Yesterday was the full moon and my brain-zapping afternoon.

The first half of the procedure, these were my breath mantras:

“goodbye, brain mets” or “goodbye, cancer”
on the in-breaths

“thanks for not causing me problems”
is what I was thinking on the out-breaths

The second half, I changed them to:

“glowing radiant cleansing cleansing light”
that was what I was thinking on the in-breaths

“degrade gracefully, tumors” or “degrade gracefully, you confused messed-up cells”
is what I was thinking on the out-breaths (that’s a software term about how to build features so that if they fail, they don’t mess too much else up)

I had to take a break after the first LONG set of zaps and the next set. (FIrst long set was for the 5th brain met they just saw yesterday on the more detailed MRI…the one in the cerebellum but very close to the medulla). That was the deepest one and closest to something important and thus the most complicated treatment to execute–12 zaps and they were from many angles, so lots of time in between zaps to move the table to different angles and/or move the zap machine. (Zaps themselves were maybe 15-20 seconds each.)

The doctor said there is maybe a 1% chance of some kind of damage/side effect from the radiation delivered to that met, because of its proximity to the medulla, which is important. It would be a motor-control kind of complication, he thinks, but he also said “I would tell you it was one in a million but that would not give you any information”; he was very confident that they had done the best they could to minimize the collateral radiation dose to anything but the tumor and that there would not be a problem. He said he consulted with some other radiation oncologists across the country and they recommended that it would be safe to use even more radiation without more risk of side effects. But he stuck with a lower dose that he thinks will be enough, and safest. He showed us the beam plans (there were 56 different beams) and how they targeted the tumors and how the radiation dose fell off outside the tumors. Interesting stuff. So anyway. After talking to him for a while and looking at scan pictures, we waited & waited because they had to correct something in the machine, so the procedure started 90 minutes after they thought. I think my Xanax was mostly used up during this waiting time!

Eventually it was time to start so I got on the table, got the mask snapped down, and they did all the measurements to make sure the mask and I were in the exact right place to the milimeter. To do this they put some kind of frame or hood on top of the mask, then stuck rods through channels in the frame to touch certain points on the mask, reading off the distances to see if they matched the distances they recorded the day they tested the mask. I had to wiggle a bit to make them match at first. The mask is attached to stanchions that are attached to the table and everything is minutely adjustable in all dimensions…they kept putting a bubble-level on my forehead too! After each series of zaps they had to re-check the leveling and stuff, but not the rod measurements.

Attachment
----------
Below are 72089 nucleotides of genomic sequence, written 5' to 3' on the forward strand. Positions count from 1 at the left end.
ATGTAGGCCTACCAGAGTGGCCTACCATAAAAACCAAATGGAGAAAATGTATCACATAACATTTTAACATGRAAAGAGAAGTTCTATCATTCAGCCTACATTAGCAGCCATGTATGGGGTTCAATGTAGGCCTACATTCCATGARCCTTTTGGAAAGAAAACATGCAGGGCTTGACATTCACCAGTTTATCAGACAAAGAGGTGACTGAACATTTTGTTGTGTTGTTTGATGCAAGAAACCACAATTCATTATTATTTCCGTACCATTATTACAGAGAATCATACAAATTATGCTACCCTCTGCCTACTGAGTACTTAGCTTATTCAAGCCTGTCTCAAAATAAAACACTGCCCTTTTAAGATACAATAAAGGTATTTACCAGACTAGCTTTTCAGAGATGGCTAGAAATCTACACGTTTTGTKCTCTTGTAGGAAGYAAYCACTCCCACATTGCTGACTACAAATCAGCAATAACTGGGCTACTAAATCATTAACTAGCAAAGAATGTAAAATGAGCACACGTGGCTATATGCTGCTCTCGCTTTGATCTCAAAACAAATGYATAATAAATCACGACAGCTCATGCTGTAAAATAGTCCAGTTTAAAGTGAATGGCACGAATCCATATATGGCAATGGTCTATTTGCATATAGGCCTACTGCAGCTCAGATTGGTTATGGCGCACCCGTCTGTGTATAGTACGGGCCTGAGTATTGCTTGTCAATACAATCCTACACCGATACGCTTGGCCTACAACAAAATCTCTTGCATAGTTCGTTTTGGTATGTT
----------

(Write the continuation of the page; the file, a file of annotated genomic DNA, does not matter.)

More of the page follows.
So after first long set and the 2nd set it was about half done. And by then the back of my head, my scalp, was burning burning burning with hot-sauce-in-the-eye-like pain due to my head resting on the plastic mesh of the head hammock and not being able to move one little bit. The pain didn’t start for about 15 minutes, but then got worse and worse. Also the Xanax wore off during the first long set of zaps–I was nice & woozy at first when they were doing all the measuring and set-up, and had little dozing dreams, but then rose RIGHT to the surface eventually.

It was hard not to move my pelvis and my legs but I wiggled my feet a bit and shifted my hands around so that was bearable. And I kept relaxing my shoulders. The mask really wasn’t that bad at all, just made me a bit wiggy eventually. It was the scalp burning that was so bad, and I had to let my head relax “into” it for all the zaps rather than tensing up.

So I asked for a break and got to get up, rub my scalp, weep a bit, go pee, and take another Xanax and a pain med to try to make the scalp pain less, and hang with Eric for 10 minutes. After that I was ready to get it all over with.